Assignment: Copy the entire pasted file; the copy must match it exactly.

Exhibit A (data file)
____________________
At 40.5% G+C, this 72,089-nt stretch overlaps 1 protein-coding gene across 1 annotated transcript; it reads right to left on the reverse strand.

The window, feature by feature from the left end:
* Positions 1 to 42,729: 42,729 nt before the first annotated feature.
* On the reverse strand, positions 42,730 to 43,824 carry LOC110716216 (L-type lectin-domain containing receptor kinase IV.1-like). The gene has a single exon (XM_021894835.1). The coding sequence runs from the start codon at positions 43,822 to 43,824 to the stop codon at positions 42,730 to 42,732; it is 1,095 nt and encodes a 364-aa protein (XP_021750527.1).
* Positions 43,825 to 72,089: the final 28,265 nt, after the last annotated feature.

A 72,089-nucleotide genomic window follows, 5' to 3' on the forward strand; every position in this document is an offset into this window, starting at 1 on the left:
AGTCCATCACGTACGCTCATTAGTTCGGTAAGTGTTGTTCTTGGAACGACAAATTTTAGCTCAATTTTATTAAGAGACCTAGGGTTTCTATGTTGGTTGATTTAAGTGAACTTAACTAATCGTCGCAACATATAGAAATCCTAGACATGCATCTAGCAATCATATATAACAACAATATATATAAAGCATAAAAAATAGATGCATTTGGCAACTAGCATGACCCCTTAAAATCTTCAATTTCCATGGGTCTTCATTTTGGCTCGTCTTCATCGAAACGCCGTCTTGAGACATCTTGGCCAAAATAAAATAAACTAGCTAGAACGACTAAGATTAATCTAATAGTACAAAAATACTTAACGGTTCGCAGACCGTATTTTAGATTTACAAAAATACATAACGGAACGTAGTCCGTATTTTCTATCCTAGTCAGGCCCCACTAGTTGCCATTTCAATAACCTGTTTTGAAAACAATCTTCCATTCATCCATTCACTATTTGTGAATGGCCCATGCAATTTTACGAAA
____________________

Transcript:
At 40.5% G+C, this 72,089-nt stretch overlaps 1 protein-coding gene across 1 annotated transcript; it reads right to left on the reverse strand.

The window, feature by feature from the left end:
* Positions 1 to 42,729: 42,729 nt before the first annotated feature.
* On the reverse strand, positions 42,730 to 43,824 carry LOC110716216 (L-type lectin-domain containing receptor kinase IV.1-like). The gene has a single exon (XM_021894835.1). The coding sequence runs from the start codon at positions 43,822 to 43,824 to the stop codon at positions 42,730 to 42,732; it is 1,095 nt and encodes a 364-aa protein (XP_021750527.1).
* Positions 43,825 to 72,089: the final 28,265 nt, after the last annotated feature.

A 72,089-nucleotide genomic window follows, 5' to 3' on the forward strand; every position in this document is an offset into this window, starting at 1 on the left:
AGTCCATCACGTACGCTCATTAGTTCGGTAAGTGTTGTTCTTGGAACGACAAATTTTAGCTCAATTTTATTAAGAGACCTAGGGTTTCTATGTTGGTTGATTTAAGTGAACTTAACTAATCGTCGCAACATATAGAAATCCTAGACATGCATCTAGCAATCATATATAACAACAATATATATAAAGCATAAAAAATAGATGCATTTGGCAACTAGCATGACCCCTTAAAATCTTCAATTTCCATGGGTCTTCATTTTGGCTCGTCTTCATCGAAACGCCGTCTTGAGACATCTTGGCCAAAATAAAATAAACTAGCTAGAACGACTAAGATTAATCTAATAGTACAAAAATACTTAACGGTTCGCAGACCGTATTTTAGATTTACAAAAATACATAACGGAACGTAGTCCGTATTTTCTATCCTAGTCAGGCCCCACTAGTTGCCATTTCAATAACCTGTTTTGAAAACAATCTTCCATTCATCCATTCACTATTTGTGAATGGCCCATGCAATTTTACGAAA